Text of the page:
The transcript of Summers’ speech from a few weeks ago is now available on-line. You know the one — the one that pissed everyone off, where he dismisses discrimination as a factor for the underrepresentation of women in science and engineering. I bitched about it and then tried to react more calmly. The more fool, I. Summers is a dick (as Bitch Ph.D. has so eloquently pointed out). Read the transcript for yourself.
There are three broad hypotheses about the sources of the very substantial disparities that this conference’s papers document and have been documented before with respect to the presence of women in high-end scientific professions. One is what I would call the-I’ll explain each of these in a few moments and comment on how important I think they are-the first is what I call the high-powered job hypothesis. The second is what I would call different availability of aptitude at the high end, and the third is what I would call different socialization and patterns of discrimination in a search. And in my own view, their importance probably ranks in exactly the order that I just described.
So, discrimination and socialization might be a factor, but they are really secondary to innate differences? That’s contrary to other findings (thanks to Sean at Preposterous Universe for posting that plot).
When there were no girls majoring in chemistry, when there were no girls majoring in biology, it was much easier to blame parental socialization. Then, as we are increasingly finding today, the problem is what’s happening when people are twenty, or when people are twenty-five, in terms of their patterns, with which they drop out.
Yeah, and what’s happening is that at 20 or 25 they are finding that there is a lot of discrimination; there are barriers that are built either by society as a whole or the science community itself that are difficult for women to break through. Just because people are dropping out later in their career is not “evidence” of an innate deficiency. It just means that the pressures against continuing in that career appear later rather than sooner.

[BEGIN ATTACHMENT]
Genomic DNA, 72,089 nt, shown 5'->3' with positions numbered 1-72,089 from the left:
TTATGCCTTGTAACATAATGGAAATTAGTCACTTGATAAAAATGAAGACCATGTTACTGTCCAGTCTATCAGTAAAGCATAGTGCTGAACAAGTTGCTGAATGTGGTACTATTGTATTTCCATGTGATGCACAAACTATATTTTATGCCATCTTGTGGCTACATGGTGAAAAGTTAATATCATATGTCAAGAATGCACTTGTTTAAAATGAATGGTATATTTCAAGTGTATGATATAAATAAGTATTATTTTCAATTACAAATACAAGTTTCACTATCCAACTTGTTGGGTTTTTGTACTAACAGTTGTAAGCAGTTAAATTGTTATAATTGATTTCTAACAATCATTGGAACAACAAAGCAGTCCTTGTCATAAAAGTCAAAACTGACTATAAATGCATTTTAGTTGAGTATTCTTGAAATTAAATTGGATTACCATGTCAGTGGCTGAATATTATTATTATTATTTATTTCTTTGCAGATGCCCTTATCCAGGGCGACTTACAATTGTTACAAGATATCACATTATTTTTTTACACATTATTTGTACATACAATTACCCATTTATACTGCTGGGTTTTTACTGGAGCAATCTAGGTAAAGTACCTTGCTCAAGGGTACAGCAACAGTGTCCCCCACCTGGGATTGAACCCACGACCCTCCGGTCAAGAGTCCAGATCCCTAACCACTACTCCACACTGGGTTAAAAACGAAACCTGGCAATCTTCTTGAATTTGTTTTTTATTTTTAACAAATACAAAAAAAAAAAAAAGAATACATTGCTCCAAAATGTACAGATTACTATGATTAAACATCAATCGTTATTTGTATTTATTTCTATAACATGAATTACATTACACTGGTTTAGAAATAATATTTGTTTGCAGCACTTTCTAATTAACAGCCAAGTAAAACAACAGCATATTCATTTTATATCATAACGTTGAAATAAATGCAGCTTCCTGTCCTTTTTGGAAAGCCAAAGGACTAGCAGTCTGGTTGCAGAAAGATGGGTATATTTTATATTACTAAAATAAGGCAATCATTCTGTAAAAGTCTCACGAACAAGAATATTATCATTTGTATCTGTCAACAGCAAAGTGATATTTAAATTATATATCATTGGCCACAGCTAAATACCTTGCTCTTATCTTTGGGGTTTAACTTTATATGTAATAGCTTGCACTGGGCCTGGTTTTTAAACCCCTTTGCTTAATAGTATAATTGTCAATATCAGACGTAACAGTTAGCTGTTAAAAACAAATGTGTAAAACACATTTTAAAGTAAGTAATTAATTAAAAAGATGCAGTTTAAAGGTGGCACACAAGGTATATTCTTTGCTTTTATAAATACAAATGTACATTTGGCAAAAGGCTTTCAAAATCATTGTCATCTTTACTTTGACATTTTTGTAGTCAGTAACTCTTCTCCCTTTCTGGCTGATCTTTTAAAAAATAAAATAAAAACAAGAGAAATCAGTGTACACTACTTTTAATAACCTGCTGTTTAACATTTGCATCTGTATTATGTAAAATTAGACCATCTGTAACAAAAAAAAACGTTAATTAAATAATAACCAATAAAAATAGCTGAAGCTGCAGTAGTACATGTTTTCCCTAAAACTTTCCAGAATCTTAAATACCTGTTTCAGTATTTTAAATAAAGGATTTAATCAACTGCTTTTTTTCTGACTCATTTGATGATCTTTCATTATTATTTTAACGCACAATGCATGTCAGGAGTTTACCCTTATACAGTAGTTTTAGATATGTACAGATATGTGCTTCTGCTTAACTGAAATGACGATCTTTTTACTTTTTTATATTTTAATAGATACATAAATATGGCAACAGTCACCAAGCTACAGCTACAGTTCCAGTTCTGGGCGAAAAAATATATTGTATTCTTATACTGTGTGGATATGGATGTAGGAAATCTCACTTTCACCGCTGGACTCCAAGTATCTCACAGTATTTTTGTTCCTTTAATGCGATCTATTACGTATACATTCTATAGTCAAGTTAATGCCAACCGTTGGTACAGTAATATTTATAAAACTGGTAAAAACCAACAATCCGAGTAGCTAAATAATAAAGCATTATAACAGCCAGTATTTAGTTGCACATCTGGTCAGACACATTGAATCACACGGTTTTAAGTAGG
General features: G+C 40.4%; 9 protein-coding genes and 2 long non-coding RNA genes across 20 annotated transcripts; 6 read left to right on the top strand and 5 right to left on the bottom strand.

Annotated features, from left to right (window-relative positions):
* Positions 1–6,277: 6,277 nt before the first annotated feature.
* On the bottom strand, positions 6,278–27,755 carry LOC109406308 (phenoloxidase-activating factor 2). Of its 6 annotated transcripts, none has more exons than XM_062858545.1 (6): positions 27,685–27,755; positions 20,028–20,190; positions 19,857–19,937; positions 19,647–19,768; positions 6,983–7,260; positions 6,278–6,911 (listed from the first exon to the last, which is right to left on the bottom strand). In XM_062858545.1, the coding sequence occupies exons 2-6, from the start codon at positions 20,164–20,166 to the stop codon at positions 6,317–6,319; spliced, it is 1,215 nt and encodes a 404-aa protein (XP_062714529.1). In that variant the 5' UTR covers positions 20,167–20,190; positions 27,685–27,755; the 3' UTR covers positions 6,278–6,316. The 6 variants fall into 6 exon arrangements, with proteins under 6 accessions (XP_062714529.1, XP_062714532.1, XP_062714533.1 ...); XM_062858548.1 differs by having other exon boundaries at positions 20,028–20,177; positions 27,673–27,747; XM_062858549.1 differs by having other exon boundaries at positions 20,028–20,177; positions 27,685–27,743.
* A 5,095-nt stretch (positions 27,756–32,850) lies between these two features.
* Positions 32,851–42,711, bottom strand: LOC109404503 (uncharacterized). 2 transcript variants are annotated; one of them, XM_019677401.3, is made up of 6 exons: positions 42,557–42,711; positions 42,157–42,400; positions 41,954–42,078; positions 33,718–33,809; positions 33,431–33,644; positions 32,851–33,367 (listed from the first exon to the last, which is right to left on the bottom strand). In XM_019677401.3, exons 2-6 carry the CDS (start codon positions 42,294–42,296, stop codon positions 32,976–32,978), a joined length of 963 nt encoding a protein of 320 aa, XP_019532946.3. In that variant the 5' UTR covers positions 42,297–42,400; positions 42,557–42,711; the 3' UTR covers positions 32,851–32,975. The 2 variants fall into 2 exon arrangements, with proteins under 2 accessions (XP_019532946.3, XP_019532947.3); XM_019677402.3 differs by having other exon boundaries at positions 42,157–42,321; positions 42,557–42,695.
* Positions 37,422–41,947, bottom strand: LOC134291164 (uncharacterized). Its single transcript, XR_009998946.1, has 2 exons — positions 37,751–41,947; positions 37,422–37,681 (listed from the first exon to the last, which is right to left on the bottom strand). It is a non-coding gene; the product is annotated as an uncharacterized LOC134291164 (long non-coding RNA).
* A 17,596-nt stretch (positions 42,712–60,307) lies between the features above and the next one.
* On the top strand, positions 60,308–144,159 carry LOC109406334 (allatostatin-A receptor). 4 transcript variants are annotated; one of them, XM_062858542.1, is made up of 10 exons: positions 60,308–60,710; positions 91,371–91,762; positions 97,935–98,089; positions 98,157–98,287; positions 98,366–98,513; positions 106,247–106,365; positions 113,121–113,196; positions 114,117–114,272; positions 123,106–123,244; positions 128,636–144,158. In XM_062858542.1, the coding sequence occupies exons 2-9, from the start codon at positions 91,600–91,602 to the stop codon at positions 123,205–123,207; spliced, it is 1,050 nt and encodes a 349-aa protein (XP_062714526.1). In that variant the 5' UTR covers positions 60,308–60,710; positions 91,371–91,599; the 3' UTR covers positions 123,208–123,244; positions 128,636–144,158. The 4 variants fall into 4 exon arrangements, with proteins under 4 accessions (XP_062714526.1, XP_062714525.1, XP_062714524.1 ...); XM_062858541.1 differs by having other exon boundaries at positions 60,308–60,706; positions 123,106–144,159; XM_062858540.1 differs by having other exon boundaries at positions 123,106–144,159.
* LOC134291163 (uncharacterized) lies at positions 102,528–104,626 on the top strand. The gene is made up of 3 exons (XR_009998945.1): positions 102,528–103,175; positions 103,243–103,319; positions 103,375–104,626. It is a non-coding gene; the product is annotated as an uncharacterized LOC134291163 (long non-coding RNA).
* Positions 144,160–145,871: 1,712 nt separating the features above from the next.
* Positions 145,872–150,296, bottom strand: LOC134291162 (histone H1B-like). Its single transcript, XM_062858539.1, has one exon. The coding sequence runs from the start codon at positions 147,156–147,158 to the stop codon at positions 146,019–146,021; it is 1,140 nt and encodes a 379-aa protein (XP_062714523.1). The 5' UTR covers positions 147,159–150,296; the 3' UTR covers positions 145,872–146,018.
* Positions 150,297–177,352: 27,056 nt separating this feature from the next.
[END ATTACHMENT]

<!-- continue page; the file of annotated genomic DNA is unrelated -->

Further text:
So my best guess, to provoke you, of what’s behind all of this is that the largest phenomenon, by far, is the general clash between people’s legitimate family desires and employers’ current desire for high power and high intensity, that in the special case of science and engineering, there are issues of intrinsic aptitude, and particularly of the variability of aptitude, and that those considerations are reinforced by what are in fact lesser factors involving socialization and continuing discrimination. I would like nothing better than to be proved wrong, because I would like nothing better than for these problems to be addressable simply by everybody understanding what they are, and working very hard to address them.
So here he says outright that aptitude is the problem, followed distantly by socialization and discrimination.
He actually has a few reasonable points, unfortunately it takes too long to get to them. It’s not until the second-to-last paragraph, just before he opens up for questions, which is frankly too late, because I’m already pissed off and seething.
I’ve been struck at Harvard that there’s something unfortunate and ironic about the fact that if you’re a faculty member and you have a kid who’s 18 who goes to college, we in effect, through an interest-free loan, give you about $9,000. If you have a six-year-old, we give you nothing. And I don’t think we’re very different from most other universities in this regard, but there is something odd about that strategic choice, if the goal is to recruit people to come to the university.
He actually addresses one of the root problems — the problem of childcare and encouraging younger qualified applicants who might be just starting a family.
We would like to believe that you can take a year off, or two years off, or three years off, or be half-time for five years, and it affects your productivity during the time, but that it really doesn’t have any fundamental effect on the career path. And a whole set of conclusions would follow from that in terms of flexible work arrangements and so forth….But it would be useful to explore a variety of kinds of natural interruption experiments, to see what actual difference it makes, and to see whether it’s actually true, and to see in what ways interruptions can be managed, and in what fields it makes a difference.
This is exactly what the sociologist at the AAS in Denver last summer was discovering. For anyone to make it to a tenure-track position, they need a “straight trajectory” — taking time off for anything (starting a family, caring for a sick parent, burnout) seemed to be a near kiss-of-death for a student’s career.
Perhaps the last few questions that Summers raised, buried at the end of an infuriating speech, would have been a better jumping-off point for his talk, rather than “provoking” us with idiotic statements that innate differences are the primary cause for the unequal representation of women in science.
[via Bitch Ph.D.]